In August I take my Jeep, Zed, back to New Mexico. I head from Carlsbad to Queen, and from there I attempt to head back into Texas to check out Dog Canyon Park, but find the road is closed about three miles from my destination. My back up plan had been to circle back to Carlsbad, through the Guadalupe mountains, and to Pine Springs, but finding the road closed is totally demoralizing. My jeep started acting up again just outside of Carlsbad, and for the last fifty miles I’ve been telling myself that I will deal with it calmly as soon as I get to the campground. I think the issue is with my battery connections, but it’s intimidating.
I have to make a choice here, and in my head it’s a major decision.
- I can turn around and go home.
- I can circle around to Pine Springs.
- I can head into the nearby Lincoln National Forest, and attempt to dispersed camp.
Option number one would have been the end of the road. It would have been two failed attempts to do this, and my confidence would have been so shaken that I would not have made a third attempt. I am keenly aware of this as I am standing in the middle of the road staring at a road closed sign in the rain.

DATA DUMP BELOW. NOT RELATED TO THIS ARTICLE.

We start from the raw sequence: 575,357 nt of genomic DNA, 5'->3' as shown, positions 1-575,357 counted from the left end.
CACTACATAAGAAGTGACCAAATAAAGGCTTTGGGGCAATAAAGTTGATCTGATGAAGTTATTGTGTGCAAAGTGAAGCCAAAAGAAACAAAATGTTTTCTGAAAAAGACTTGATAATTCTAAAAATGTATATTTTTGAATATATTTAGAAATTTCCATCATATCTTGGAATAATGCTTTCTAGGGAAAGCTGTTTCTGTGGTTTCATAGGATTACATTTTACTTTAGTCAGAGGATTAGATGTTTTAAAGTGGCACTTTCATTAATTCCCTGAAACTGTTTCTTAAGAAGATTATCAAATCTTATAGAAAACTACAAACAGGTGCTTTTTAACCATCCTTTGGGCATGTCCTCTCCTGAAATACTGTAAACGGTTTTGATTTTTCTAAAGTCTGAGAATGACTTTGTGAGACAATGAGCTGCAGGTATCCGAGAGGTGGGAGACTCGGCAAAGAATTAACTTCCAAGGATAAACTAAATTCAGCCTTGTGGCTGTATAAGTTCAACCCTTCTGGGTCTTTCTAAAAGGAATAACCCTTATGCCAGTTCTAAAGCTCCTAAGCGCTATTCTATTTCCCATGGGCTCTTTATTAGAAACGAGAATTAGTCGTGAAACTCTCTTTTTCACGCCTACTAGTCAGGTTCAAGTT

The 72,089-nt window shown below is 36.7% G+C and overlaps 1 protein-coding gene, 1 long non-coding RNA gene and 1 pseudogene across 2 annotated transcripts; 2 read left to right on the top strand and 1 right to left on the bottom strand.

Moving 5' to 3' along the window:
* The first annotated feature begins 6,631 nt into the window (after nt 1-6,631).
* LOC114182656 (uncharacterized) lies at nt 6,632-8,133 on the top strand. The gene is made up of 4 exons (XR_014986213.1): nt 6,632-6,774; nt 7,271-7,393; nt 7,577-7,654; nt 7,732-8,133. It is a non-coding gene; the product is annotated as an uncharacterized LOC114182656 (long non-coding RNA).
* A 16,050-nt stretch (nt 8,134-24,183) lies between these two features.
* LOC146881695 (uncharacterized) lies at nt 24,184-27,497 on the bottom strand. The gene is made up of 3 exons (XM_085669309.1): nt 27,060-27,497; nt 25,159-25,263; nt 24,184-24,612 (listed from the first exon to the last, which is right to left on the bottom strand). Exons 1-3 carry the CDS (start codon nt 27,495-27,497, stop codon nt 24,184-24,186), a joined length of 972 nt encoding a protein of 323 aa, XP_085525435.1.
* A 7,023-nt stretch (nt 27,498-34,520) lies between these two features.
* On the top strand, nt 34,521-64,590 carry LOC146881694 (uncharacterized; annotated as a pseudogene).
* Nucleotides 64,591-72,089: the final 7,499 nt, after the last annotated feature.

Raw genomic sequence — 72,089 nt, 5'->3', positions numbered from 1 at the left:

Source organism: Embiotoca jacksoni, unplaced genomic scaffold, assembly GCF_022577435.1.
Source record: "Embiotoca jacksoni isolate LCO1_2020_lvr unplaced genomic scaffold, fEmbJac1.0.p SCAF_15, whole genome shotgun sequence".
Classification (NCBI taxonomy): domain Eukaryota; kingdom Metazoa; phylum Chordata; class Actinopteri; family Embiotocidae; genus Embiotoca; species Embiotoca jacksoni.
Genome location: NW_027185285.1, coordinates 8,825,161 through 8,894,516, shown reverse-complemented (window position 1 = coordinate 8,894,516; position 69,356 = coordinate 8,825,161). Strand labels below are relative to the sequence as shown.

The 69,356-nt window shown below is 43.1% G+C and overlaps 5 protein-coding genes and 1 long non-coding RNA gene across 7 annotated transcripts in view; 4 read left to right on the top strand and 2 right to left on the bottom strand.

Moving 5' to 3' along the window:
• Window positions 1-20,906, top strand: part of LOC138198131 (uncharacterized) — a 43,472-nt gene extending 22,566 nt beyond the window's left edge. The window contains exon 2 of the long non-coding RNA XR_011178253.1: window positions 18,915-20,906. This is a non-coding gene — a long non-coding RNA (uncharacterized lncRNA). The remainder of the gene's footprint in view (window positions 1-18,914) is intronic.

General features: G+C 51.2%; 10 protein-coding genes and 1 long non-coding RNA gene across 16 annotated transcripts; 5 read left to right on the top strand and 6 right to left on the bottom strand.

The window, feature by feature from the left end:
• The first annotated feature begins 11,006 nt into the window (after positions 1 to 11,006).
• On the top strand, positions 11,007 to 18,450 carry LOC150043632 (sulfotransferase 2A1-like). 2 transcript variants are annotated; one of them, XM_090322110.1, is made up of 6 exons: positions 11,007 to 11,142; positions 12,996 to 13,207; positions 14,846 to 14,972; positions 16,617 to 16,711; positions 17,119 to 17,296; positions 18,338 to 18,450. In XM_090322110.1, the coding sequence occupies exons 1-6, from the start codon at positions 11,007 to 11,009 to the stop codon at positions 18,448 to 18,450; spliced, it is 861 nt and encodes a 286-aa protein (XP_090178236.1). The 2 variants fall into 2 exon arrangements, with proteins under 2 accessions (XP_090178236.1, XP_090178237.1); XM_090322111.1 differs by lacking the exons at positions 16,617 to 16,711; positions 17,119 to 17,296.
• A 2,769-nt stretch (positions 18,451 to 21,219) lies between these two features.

Option number two is going to turn into option number one. I’m going to backtrack fifty miles to Carlsbad, stop for fuel, and then end up heading home.
Option number three makes sense. Dispersed camping is way cooler than camping in a campground, with water and electricity and other people. I turn around, and take a left onto the trail I’d hit back in July. I tell myself that I will take the first turn off of that trail, since I hadn’t seen any really promising camping sites, and that if I don’t find anything in a couple of hours I can always head for home.
The Lincoln National forest trails are awesome. I find a great camp site immediately, and after about an hour of exploring on foot, I pitch my tent, open up an MRE, and settle in for the evening.